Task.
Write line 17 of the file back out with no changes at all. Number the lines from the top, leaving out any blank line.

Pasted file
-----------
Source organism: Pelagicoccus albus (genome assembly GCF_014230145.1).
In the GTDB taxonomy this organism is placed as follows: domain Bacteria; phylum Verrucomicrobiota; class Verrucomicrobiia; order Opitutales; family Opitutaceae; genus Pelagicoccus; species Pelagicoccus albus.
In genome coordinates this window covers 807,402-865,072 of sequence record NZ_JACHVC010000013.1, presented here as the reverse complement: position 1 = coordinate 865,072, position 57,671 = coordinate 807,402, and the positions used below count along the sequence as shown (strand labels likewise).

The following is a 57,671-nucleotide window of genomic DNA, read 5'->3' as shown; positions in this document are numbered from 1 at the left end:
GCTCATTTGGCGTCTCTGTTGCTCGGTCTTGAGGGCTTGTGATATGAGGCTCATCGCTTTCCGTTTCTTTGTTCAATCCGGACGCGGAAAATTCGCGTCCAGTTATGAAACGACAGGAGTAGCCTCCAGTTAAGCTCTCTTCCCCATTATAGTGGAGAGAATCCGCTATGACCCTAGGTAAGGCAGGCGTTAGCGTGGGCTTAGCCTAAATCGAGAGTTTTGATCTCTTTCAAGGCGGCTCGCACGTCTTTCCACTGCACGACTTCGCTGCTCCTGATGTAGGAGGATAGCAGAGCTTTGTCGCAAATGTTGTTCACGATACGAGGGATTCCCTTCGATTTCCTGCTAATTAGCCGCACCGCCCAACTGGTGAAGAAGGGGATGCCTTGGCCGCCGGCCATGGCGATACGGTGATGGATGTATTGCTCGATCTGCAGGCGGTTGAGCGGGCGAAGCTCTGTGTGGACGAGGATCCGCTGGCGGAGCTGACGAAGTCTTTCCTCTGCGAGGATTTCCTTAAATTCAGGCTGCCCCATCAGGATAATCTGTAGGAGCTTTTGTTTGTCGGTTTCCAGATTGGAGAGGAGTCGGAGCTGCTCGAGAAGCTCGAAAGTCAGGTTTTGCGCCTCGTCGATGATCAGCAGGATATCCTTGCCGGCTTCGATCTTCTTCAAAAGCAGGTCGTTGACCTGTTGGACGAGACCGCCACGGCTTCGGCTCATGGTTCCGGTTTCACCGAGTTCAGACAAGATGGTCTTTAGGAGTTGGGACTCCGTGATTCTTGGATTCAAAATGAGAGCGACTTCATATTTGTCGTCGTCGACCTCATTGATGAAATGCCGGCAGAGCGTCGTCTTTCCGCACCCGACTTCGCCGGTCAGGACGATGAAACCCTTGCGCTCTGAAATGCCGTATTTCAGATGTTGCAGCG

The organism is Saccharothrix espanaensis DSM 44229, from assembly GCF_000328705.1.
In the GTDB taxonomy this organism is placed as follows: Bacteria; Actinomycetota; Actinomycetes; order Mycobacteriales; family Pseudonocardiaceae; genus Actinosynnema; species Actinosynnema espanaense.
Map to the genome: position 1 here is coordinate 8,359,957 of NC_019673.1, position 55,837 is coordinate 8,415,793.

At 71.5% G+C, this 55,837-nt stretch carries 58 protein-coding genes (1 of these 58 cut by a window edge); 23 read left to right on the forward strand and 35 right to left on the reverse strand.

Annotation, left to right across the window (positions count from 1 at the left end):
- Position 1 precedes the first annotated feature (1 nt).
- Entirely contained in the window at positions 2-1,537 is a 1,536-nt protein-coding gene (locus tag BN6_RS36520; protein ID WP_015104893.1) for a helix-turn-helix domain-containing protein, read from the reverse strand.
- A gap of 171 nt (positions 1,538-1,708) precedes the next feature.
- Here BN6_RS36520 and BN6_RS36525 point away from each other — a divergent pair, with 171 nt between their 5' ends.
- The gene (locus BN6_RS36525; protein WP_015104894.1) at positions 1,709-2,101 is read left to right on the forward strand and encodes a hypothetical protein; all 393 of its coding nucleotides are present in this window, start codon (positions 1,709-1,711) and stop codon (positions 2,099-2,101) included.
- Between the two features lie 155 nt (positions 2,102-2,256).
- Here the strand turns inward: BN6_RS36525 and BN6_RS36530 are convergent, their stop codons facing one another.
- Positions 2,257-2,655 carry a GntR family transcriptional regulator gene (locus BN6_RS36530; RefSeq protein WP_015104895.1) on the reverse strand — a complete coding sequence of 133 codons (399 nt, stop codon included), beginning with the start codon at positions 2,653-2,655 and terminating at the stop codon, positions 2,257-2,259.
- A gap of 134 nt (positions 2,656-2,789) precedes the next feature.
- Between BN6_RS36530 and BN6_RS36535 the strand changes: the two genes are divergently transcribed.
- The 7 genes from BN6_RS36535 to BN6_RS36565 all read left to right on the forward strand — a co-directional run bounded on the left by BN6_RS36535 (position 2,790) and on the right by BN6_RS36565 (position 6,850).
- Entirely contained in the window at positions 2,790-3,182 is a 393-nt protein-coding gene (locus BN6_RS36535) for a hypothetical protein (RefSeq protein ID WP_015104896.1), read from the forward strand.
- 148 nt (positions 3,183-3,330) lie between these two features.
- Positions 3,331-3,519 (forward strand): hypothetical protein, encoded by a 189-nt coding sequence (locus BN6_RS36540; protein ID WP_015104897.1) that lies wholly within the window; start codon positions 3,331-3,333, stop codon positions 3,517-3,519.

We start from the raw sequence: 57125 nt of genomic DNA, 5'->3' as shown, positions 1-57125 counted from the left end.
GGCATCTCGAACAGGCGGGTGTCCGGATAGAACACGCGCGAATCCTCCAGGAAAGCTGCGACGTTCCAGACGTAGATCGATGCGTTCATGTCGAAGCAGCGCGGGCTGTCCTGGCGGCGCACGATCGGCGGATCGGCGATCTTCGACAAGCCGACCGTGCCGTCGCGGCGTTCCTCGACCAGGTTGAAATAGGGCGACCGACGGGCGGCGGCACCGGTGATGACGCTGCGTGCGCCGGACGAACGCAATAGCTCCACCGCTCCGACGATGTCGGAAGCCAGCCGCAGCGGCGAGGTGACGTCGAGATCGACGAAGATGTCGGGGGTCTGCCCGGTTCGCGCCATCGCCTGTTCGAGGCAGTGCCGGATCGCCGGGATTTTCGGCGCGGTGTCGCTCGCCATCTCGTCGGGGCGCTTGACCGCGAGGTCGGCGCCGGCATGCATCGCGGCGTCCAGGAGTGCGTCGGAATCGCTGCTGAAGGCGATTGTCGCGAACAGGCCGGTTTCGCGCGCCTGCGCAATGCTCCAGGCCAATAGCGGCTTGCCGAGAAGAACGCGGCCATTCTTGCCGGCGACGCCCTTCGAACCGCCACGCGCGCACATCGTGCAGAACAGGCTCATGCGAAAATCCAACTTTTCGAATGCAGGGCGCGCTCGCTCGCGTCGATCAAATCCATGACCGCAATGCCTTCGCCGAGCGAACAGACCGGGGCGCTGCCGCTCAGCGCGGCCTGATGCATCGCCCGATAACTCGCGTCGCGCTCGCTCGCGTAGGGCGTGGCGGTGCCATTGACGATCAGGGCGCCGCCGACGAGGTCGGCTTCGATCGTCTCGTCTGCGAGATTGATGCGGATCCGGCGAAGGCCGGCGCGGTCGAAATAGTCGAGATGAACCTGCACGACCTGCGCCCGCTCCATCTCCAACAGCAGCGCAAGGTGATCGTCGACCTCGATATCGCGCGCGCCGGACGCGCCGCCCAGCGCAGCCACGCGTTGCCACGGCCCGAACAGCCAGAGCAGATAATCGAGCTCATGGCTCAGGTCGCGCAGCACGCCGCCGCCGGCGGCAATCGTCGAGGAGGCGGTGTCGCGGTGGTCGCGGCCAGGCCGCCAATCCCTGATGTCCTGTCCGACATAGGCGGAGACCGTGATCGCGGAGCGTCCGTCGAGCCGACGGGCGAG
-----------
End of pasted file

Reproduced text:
- Here the strand turns inward: BN6_RS36525 and BN6_RS36530 are convergent, their stop codons facing one another.